Ideally, onboarding can be completed in three to six months, depending on the amount of learning and development required for the position and by a specific individual. The areas to be addressed in an onboarding plan are reflected in the diagram below:

 

 

Some additional onboarding best practices:

1. Excel makes an effective format for creating and executing an onboarding plan, enabling the document to be shared electronically.

2. Create a written onboarding plan for each of the six areas in the diagram. The plan can create a checklist that can be given to each new hire on his or her first day on the job. The new hire’s plan can remain with him or her for the purpose of tracking progress with a copy placed in the employee’s file

3. While there are certain standard areas that every new hire should complete, there are also employee and position-specific objectives that should be included in his/her onboarding plan.

4. The onboarding plan should include a day-by-day schedule for the new hire’s first 30 days on the job. Month two and three should include specific objectives, but remain flexible to fit the candidate’s situation as he or she gets up to speed.

5. The new hire’s supervisor should schedule daily touch-base meetings with the new hire for the first few weeks, eventually tapering off to several per week, and then one per week by the end of 90 days. This is a great way to assess progress and demonstrate a commitment to the new hire’s success.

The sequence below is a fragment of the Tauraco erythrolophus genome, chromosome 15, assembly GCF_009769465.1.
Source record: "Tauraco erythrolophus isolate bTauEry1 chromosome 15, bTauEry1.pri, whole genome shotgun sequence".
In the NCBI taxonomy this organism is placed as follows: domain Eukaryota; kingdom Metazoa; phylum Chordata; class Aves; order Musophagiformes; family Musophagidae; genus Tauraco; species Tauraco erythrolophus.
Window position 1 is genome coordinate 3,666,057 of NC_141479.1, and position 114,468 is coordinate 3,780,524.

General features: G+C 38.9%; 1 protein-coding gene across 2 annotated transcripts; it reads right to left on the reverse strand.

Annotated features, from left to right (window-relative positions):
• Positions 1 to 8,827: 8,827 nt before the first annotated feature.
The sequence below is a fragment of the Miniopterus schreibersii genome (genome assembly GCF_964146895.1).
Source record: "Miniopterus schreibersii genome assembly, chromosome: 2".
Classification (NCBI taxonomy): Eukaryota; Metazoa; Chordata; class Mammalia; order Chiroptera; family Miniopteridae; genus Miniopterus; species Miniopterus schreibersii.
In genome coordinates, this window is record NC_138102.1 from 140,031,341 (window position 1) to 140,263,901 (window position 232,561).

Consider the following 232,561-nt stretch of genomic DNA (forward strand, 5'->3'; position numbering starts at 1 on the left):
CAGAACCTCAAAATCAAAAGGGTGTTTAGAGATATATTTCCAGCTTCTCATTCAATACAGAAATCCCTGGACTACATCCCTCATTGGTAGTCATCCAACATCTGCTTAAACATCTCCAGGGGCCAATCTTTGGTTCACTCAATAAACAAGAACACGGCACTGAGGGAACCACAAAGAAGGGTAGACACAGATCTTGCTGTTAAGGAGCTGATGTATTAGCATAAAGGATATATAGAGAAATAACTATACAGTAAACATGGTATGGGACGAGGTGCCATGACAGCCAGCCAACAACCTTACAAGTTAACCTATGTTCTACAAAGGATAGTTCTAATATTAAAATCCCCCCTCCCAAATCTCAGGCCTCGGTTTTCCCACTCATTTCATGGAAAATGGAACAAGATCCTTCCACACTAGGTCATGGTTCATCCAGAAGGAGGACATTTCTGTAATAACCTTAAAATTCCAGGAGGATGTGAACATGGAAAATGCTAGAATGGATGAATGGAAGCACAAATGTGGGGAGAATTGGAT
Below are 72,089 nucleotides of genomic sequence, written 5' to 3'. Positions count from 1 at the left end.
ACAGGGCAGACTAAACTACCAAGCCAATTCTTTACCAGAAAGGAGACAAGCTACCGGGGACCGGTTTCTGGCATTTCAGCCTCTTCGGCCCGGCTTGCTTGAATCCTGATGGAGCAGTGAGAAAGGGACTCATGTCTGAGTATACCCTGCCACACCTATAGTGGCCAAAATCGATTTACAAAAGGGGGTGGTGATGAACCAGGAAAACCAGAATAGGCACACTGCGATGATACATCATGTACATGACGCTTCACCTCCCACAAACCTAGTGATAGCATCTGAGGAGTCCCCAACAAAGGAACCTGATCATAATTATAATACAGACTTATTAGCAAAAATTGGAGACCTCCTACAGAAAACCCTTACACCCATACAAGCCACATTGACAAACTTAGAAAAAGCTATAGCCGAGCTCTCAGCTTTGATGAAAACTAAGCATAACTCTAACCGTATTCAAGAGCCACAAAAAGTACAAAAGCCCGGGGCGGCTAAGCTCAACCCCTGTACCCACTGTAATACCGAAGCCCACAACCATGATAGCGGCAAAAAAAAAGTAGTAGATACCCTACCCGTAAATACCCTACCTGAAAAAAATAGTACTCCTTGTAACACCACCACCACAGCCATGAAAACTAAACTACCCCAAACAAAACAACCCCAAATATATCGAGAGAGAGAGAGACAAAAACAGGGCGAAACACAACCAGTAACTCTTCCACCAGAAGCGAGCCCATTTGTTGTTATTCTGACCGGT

Bottom Line. We’ve presented the answer to ten key questions about how to hire the right salesperson. Employers who implement the suggested strategies and tactics will improve their chances of hiring the right person and onboarding him or her in a way that accelerates the new hire towards becoming a fully productive member of the staff. Here’s a recap of the ten questions to answer:

1. What are the top four mistakes made when hiring salespeople?

2. What is the real cost of making a poor hiring decision?

3. What are the planning essentials you must get right at the start of the hiring process?

4. What are the top job-specific factors that must be considered when hiring?

5. What are the best predictors of success when considering a candidate?

6. What factors must be considered in order to get sales compensation right?

7. Are there different factors to be considered when adding to a sales staff, versus hiring a solo performer?

8. How can I improve my chances of getting the hiring decision RIGHT?

9. What are the top hiring factors to include in a salesperson hiring decision?

10. What should be included in a new hire’s onboarding plan, and how long should it take to onboard someone?

 

Until next time, happy hiring!

The preceding was created from our webinar, Hiring the Right Salesperson, which is part of Boyer Management Group’s B2B Sales Essentials™ program, named a 2016 Top Sales Training Program.

I help job seekers, higher ed, and employment services connect people to better jobs faster. My company’s acclaimed career development tools, the Job Search Readiness Assessment for experienced professionals/skilled workers and Graduate Employment Preparedness Assessment for students/recent grads both assess and explain over 3,000 career and job search best practices. I also work with some of the world’s top employers by helping them get the most out of their talented people. My company’s extensive leadership development course catalog provides effective skills-building for everyone in the organization, from the new / developing leader to the seasoned C-level executive. My company’s coaching programs produce significant results in compressed periods of time. To find out more, please visit us at www.boyermanagement.com, email us at info@boyermanagement.com, or call us at 215-942-0982.